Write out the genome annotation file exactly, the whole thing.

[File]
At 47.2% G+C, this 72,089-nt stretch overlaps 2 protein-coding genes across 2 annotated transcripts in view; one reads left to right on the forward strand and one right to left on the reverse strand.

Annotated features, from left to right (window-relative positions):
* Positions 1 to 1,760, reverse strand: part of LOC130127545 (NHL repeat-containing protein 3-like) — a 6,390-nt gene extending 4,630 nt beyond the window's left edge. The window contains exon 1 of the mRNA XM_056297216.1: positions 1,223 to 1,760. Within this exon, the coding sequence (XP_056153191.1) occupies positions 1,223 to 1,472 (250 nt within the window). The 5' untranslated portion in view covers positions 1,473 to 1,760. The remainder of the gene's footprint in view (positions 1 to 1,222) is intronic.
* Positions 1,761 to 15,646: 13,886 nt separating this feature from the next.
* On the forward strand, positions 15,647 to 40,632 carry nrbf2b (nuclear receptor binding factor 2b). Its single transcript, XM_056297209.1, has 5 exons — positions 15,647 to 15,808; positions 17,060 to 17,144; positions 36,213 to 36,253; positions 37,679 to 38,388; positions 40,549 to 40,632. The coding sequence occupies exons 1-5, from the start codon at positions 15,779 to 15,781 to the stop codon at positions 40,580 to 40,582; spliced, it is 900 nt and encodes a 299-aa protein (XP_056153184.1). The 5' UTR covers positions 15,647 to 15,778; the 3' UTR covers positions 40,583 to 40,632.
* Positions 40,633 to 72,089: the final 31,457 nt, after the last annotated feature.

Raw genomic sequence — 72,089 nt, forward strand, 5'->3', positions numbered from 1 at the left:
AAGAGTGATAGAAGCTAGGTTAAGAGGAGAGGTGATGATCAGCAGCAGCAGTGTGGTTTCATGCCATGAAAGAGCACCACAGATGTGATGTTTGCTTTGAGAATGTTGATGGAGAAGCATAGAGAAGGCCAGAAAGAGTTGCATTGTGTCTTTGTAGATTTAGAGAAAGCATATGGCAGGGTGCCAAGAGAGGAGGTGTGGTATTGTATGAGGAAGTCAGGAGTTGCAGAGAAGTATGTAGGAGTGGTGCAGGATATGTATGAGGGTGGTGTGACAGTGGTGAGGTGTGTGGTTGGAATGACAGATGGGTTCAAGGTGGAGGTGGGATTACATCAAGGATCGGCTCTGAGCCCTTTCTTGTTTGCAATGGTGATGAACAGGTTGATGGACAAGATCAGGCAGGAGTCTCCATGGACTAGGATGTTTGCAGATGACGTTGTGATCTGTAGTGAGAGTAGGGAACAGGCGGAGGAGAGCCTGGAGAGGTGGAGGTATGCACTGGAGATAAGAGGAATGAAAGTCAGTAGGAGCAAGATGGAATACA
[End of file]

At 47.2% G+C, this 72,089-nt stretch overlaps 2 protein-coding genes across 2 annotated transcripts in view; one reads left to right on the forward strand and one right to left on the reverse strand.

Annotated features, from left to right (window-relative positions):
* Positions 1 to 1,760, reverse strand: part of LOC130127545 (NHL repeat-containing protein 3-like) — a 6,390-nt gene extending 4,630 nt beyond the window's left edge. The window contains exon 1 of the mRNA XM_056297216.1: positions 1,223 to 1,760. Within this exon, the coding sequence (XP_056153191.1) occupies positions 1,223 to 1,472 (250 nt within the window). The 5' untranslated portion in view covers positions 1,473 to 1,760. The remainder of the gene's footprint in view (positions 1 to 1,222) is intronic.
* Positions 1,761 to 15,646: 13,886 nt separating this feature from the next.
* On the forward strand, positions 15,647 to 40,632 carry nrbf2b (nuclear receptor binding factor 2b). Its single transcript, XM_056297209.1, has 5 exons — positions 15,647 to 15,808; positions 17,060 to 17,144; positions 36,213 to 36,253; positions 37,679 to 38,388; positions 40,549 to 40,632. The coding sequence occupies exons 1-5, from the start codon at positions 15,779 to 15,781 to the stop codon at positions 40,580 to 40,582; spliced, it is 900 nt and encodes a 299-aa protein (XP_056153184.1). The 5' UTR covers positions 15,647 to 15,778; the 3' UTR covers positions 40,583 to 40,632.
* Positions 40,633 to 72,089: the final 31,457 nt, after the last annotated feature.

Raw genomic sequence — 72,089 nt, forward strand, 5'->3', positions numbered from 1 at the left:
AAGAGTGATAGAAGCTAGGTTAAGAGGAGAGGTGATGATCAGCAGCAGCAGTGTGGTTTCATGCCATGAAAGAGCACCACAGATGTGATGTTTGCTTTGAGAATGTTGATGGAGAAGCATAGAGAAGGCCAGAAAGAGTTGCATTGTGTCTTTGTAGATTTAGAGAAAGCATATGGCAGGGTGCCAAGAGAGGAGGTGTGGTATTGTATGAGGAAGTCAGGAGTTGCAGAGAAGTATGTAGGAGTGGTGCAGGATATGTATGAGGGTGGTGTGACAGTGGTGAGGTGTGTGGTTGGAATGACAGATGGGTTCAAGGTGGAGGTGGGATTACATCAAGGATCGGCTCTGAGCCCTTTCTTGTTTGCAATGGTGATGAACAGGTTGATGGACAAGATCAGGCAGGAGTCTCCATGGACTAGGATGTTTGCAGATGACGTTGTGATCTGTAGTGAGAGTAGGGAACAGGCGGAGGAGAGCCTGGAGAGGTGGAGGTATGCACTGGAGATAAGAGGAATGAAAGTCAGTAGGAGCAAGATGGAATACA